Justice Should be Blind, Not Crazyby Will Grigg
1.VIDEO: Woman Reports Cop's Rude Behavior, Cop Retaliates By Pulling Her Over & Beating Her
2.Cops Lied to Get Innocent Disabled Man Imprisoned for Elderly Woman's Rape & Murder, Hid Contradictory Evidence
3.VIDEO: Cop Smashes Suspect's Face With Shotgun, Gets Charged With Felony
4.DOD Orders Police Nationwide to Give Back Grenade Launchers, Bayonets, & Tanks
5.Trump: Middle East Would Be More Stable With Saddam and Gadhafi
6.VIDEO: Hillary Supporters Think a 'White Privilege Tax' Is a Good Idea
7.Cops Raid Wrong Home, Charge Owner With Felony Assault
8.VIDEO: Dashcam Refutes Cop's Story of "Fearing For His Life," Shows Him Taser Man For Parking Ticket
9.Video: 'I Get Falsely Arrested Then My House Gets Robbed Live On Twitch.Tv Livestream'
10.Federal Government Pay Exceeds Most Industries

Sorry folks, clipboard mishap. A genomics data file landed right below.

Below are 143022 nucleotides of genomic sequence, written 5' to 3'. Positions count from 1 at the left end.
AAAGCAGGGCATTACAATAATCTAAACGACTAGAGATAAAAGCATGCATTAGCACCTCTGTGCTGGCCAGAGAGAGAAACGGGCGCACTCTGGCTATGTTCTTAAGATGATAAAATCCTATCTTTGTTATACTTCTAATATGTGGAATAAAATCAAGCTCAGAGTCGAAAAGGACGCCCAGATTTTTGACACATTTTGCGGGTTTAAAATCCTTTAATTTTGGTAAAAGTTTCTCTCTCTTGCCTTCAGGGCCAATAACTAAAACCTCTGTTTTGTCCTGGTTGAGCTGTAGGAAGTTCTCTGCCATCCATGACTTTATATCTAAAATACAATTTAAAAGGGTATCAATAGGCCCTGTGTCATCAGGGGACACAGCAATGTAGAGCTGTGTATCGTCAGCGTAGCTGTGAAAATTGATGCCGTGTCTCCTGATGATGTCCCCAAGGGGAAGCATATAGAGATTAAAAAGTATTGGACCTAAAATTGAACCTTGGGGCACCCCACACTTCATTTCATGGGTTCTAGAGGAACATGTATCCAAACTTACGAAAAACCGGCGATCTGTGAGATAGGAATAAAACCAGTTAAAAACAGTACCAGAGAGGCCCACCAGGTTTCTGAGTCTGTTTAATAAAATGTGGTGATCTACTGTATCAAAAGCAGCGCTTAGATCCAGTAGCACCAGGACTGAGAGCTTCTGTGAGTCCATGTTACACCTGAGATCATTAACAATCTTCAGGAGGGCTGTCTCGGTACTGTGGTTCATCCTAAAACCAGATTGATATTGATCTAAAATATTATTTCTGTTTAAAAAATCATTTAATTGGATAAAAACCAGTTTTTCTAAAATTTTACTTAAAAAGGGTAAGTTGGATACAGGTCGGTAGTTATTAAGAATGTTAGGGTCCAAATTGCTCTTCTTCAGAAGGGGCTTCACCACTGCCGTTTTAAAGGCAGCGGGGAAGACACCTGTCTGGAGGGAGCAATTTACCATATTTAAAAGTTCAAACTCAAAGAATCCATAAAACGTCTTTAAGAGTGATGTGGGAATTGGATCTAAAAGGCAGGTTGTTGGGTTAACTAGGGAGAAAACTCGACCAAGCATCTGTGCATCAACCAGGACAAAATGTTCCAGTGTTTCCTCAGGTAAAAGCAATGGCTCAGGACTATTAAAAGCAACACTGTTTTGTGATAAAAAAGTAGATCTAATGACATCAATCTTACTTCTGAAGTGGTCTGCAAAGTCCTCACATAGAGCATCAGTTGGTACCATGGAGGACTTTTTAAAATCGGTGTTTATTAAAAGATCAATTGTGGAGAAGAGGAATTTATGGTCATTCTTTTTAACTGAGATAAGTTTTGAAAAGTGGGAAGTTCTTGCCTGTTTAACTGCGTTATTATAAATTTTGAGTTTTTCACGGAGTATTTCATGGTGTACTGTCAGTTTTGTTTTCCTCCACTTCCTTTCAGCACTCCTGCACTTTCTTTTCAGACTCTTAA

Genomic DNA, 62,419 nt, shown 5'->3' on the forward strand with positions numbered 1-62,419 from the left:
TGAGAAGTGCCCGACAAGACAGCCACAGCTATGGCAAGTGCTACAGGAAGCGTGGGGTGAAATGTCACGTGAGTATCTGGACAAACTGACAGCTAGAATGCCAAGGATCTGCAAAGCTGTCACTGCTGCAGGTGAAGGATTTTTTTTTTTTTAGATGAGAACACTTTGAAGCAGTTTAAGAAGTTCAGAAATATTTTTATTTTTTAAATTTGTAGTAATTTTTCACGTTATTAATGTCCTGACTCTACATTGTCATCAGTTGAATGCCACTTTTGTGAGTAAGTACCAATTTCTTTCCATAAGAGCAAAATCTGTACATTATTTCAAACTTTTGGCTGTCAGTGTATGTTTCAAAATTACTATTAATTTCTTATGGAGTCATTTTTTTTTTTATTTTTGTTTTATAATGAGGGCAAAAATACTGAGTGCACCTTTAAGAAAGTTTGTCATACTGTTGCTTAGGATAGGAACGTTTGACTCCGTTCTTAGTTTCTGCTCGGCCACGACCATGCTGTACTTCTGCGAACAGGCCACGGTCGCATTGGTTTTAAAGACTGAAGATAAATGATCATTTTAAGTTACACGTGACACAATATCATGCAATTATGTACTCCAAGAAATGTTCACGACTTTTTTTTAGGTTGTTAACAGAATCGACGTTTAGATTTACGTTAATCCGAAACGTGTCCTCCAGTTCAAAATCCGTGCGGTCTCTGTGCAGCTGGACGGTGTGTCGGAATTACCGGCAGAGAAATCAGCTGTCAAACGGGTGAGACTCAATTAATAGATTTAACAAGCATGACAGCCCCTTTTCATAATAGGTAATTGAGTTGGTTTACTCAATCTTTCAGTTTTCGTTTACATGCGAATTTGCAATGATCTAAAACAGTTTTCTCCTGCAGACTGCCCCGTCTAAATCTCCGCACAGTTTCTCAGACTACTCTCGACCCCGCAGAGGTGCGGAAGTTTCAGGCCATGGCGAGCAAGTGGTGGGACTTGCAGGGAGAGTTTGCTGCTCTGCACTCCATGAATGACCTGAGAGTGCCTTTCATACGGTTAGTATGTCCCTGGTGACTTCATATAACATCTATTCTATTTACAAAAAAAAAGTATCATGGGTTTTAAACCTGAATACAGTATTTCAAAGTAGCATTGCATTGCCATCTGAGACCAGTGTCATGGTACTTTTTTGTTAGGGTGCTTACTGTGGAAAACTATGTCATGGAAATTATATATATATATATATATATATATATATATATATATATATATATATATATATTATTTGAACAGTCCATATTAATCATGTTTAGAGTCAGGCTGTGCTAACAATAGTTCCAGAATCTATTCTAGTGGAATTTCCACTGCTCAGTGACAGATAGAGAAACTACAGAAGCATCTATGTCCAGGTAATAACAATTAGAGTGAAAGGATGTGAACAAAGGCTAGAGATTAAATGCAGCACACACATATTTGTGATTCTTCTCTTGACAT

Two years ago, Chicago-area voters reelected a criminal court judge named Cynthia Brim despite the fact that she was declared legally insane. Her state-certified mental illness was the only thing that kept Brim from being sent to jail for assaulting a sheriff’s deputy.
Judge Brim, who shoved the deputy during what was described as a manic episode, was found not guilty of battery by reason of insanity. The day before that incident, she indulged in a lengthy, incoherent rant during a session of traffic court.
Suspended after the battery charge was filed against her, Brim was reelected two weeks later. And given the character of Chicago politics, it’s not surprising that she continued to receive her $182,000 salary during the two years she has been suspended from the bench.
Brim spent several hours on March 28 arguing to a Judicial Inquiry Board that she is fit to serve as a judge, despite her diagnosed condition and the fact that she is on several strong prescription medications.
While wishing Cynthia Brim well, she should not be allowed to reclaim a job that requires sober judgment. And her campaign for reinstatement illustrates that she, like too many others in her profession, sees her position as an entitlement, rather than a duty.